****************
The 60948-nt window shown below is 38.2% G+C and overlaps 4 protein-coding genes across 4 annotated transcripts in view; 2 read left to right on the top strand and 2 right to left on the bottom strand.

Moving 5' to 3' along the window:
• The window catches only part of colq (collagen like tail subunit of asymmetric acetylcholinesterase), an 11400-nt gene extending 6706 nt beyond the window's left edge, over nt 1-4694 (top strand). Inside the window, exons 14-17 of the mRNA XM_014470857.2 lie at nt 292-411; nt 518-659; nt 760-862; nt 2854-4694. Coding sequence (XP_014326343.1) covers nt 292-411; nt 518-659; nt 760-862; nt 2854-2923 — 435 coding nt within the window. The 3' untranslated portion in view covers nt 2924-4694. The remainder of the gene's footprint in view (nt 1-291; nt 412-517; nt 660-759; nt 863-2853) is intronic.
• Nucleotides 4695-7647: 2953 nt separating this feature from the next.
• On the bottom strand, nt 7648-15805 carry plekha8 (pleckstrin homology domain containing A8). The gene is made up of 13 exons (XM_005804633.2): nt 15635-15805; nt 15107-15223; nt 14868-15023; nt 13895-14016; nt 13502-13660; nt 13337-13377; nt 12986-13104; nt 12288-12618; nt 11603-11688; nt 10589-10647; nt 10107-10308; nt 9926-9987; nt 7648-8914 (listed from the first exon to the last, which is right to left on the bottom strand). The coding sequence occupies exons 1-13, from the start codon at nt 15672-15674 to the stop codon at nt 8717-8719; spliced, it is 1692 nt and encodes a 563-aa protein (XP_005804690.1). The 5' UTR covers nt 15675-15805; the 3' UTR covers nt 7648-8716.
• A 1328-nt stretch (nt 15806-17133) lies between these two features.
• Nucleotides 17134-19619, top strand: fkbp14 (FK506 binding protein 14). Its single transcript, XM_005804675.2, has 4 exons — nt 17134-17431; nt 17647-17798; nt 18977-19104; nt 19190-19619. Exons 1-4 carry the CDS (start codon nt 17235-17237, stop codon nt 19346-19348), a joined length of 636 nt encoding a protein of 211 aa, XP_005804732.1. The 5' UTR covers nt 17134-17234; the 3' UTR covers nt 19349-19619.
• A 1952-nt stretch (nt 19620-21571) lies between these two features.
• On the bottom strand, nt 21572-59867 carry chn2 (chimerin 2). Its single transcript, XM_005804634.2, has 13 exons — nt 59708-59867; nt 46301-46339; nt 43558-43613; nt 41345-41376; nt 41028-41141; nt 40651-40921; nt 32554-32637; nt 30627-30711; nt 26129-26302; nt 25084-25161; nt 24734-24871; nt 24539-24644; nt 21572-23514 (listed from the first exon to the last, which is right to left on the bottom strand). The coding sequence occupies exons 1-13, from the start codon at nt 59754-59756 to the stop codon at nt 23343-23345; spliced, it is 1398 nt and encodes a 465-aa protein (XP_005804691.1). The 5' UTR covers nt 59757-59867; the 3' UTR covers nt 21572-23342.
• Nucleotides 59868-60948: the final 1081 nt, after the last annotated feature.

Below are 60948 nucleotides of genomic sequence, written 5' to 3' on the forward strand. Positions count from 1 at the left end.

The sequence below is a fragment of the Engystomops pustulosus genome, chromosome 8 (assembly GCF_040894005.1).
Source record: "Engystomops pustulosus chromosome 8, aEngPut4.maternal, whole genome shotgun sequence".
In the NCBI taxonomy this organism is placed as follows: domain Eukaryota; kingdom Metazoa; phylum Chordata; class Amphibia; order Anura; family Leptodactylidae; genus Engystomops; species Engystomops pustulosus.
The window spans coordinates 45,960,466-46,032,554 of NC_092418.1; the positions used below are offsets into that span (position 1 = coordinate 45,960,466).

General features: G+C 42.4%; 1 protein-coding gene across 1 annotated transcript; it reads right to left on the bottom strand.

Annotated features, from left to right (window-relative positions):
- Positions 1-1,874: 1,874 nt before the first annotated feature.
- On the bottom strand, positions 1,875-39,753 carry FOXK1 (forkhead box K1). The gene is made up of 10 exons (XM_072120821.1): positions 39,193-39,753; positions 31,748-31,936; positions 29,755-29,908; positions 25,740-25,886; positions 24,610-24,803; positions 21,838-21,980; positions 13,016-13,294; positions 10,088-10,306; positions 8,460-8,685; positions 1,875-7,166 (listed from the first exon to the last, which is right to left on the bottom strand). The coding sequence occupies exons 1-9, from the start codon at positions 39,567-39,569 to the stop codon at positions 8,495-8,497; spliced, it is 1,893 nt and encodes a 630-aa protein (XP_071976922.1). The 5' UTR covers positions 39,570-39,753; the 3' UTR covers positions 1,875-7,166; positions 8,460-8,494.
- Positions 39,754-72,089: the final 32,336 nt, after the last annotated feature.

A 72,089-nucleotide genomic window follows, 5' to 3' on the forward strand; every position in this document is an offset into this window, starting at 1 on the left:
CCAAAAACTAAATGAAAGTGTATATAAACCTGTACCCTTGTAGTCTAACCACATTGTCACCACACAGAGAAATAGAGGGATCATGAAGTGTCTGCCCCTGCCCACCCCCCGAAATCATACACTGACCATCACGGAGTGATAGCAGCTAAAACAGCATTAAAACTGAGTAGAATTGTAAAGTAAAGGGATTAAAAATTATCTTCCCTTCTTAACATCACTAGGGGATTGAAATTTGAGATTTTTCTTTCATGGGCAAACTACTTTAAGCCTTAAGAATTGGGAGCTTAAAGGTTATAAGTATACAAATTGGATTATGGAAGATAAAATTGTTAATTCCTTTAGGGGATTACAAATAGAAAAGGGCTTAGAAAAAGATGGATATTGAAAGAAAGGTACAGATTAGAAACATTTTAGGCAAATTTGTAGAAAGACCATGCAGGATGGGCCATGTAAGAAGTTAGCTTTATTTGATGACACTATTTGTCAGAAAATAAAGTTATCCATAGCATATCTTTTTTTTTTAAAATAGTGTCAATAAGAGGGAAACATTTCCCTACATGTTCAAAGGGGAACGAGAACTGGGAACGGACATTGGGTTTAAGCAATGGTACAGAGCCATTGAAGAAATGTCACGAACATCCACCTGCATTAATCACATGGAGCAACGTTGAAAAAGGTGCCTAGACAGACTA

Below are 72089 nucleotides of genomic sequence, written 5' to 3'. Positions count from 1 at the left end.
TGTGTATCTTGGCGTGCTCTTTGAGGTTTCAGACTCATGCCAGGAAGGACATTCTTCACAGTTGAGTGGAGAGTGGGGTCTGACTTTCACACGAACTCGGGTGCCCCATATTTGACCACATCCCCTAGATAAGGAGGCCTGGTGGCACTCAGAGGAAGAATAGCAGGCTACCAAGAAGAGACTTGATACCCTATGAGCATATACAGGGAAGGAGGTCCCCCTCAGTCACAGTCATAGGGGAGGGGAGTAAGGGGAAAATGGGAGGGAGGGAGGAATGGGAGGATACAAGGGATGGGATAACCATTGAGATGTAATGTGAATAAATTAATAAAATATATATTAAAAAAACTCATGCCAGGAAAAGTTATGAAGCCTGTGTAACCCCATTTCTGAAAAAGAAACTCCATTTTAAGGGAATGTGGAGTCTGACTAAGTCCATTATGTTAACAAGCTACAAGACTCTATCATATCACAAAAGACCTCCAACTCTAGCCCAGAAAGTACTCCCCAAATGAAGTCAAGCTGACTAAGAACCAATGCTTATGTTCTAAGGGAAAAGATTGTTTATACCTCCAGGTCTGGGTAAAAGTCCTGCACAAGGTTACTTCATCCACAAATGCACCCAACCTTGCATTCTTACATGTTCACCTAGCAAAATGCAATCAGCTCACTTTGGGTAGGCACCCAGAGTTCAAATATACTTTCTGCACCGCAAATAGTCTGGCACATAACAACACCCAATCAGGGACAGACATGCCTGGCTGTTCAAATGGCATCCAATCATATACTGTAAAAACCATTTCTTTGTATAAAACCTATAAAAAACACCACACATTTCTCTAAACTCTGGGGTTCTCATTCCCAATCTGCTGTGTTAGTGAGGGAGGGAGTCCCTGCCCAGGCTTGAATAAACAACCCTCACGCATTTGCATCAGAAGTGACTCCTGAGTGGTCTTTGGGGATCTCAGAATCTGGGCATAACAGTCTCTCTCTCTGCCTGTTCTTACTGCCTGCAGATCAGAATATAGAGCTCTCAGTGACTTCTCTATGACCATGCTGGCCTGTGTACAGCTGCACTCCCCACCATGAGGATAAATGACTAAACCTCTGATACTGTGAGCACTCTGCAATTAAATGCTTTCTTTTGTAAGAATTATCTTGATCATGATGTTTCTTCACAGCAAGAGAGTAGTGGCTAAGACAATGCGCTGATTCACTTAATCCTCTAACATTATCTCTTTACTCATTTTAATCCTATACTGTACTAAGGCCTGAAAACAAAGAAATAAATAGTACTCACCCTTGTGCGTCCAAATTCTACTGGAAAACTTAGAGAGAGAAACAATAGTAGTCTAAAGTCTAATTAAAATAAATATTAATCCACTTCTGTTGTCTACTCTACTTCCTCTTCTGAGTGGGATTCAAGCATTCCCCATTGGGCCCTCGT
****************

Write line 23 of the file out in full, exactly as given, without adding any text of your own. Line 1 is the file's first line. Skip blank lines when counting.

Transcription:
Below are 72089 nucleotides of genomic sequence, written 5' to 3'. Positions count from 1 at the left end.